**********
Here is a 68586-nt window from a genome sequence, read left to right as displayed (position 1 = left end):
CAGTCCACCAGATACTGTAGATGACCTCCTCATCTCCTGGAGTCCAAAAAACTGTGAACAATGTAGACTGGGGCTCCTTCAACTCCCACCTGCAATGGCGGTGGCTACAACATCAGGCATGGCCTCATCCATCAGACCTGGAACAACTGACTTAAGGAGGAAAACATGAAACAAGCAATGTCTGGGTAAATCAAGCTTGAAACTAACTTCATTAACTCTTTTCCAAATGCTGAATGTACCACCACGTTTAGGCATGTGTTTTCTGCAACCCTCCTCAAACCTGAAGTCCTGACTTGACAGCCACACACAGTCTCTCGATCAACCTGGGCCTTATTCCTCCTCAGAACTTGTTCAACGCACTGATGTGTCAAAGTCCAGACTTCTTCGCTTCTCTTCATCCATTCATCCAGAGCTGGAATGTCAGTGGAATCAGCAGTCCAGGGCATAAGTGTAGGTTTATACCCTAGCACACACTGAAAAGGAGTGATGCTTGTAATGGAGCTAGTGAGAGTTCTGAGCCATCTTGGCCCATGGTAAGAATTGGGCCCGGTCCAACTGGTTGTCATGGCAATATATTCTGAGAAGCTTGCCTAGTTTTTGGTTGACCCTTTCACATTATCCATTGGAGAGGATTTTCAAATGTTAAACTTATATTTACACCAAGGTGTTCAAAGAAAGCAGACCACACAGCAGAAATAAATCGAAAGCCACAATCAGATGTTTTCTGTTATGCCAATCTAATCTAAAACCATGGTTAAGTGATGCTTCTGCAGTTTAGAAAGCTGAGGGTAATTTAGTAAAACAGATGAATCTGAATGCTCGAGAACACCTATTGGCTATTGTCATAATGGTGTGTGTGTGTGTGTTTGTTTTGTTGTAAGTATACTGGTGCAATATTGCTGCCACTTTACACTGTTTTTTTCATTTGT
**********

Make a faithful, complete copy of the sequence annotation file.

Here is a 68586-nt window from a genome sequence, read left to right as displayed (position 1 = left end):
CAGTCCACCAGATACTGTAGATGACCTCCTCATCTCCTGGAGTCCAAAAAACTGTGAACAATGTAGACTGGGGCTCCTTCAACTCCCACCTGCAATGGCGGTGGCTACAACATCAGGCATGGCCTCATCCATCAGACCTGGAACAACTGACTTAAGGAGGAAAACATGAAACAAGCAATGTCTGGGTAAATCAAGCTTGAAACTAACTTCATTAACTCTTTTCCAAATGCTGAATGTACCACCACGTTTAGGCATGTGTTTTCTGCAACCCTCCTCAAACCTGAAGTCCTGACTTGACAGCCACACACAGTCTCTCGATCAACCTGGGCCTTATTCCTCCTCAGAACTTGTTCAACGCACTGATGTGTCAAAGTCCAGACTTCTTCGCTTCTCTTCATCCATTCATCCAGAGCTGGAATGTCAGTGGAATCAGCAGTCCAGGGCATAAGTGTAGGTTTATACCCTAGCACACACTGAAAAGGAGTGATGCTTGTAATGGAGCTAGTGAGAGTTCTGAGCCATCTTGGCCCATGGTAAGAATTGGGCCCGGTCCAACTGGTTGTCATGGCAATATATTCTGAGAAGCTTGCCTAGTTTTTGGTTGACCCTTTCACATTATCCATTGGAGAGGATTTTCAAATGTTAAACTTATATTTACACCAAGGTGTTCAAAGAAAGCAGACCACACAGCAGAAATAAATCGAAAGCCACAATCAGATGTTTTCTGTTATGCCAATCTAATCTAAAACCATGGTTAAGTGATGCTTCTGCAGTTTAGAAAGCTGAGGGTAATTTAGTAAAACAGATGAATCTGAATGCTCGAGAACACCTATTGGCTATTGTCATAATGGTGTGTGTGTGTGTGTTTGTTTTGTTGTAAGTATACTGGTGCAATATTGCTGCCACTTTACACTGTTTTTTTCATTTGT